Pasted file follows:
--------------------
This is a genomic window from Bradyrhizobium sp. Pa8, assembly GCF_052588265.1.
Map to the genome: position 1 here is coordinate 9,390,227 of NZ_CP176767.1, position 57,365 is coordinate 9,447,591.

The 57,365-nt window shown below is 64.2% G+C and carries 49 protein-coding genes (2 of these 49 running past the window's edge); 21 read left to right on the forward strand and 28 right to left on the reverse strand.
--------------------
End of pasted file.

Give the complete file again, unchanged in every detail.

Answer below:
This is a genomic window from Bradyrhizobium sp. Pa8, assembly GCF_052588265.1.
Map to the genome: position 1 here is coordinate 9,390,227 of NZ_CP176767.1, position 57,365 is coordinate 9,447,591.

The 57,365-nt window shown below is 64.2% G+C and carries 49 protein-coding genes (2 of these 49 running past the window's edge); 21 read left to right on the forward strand and 28 right to left on the reverse strand.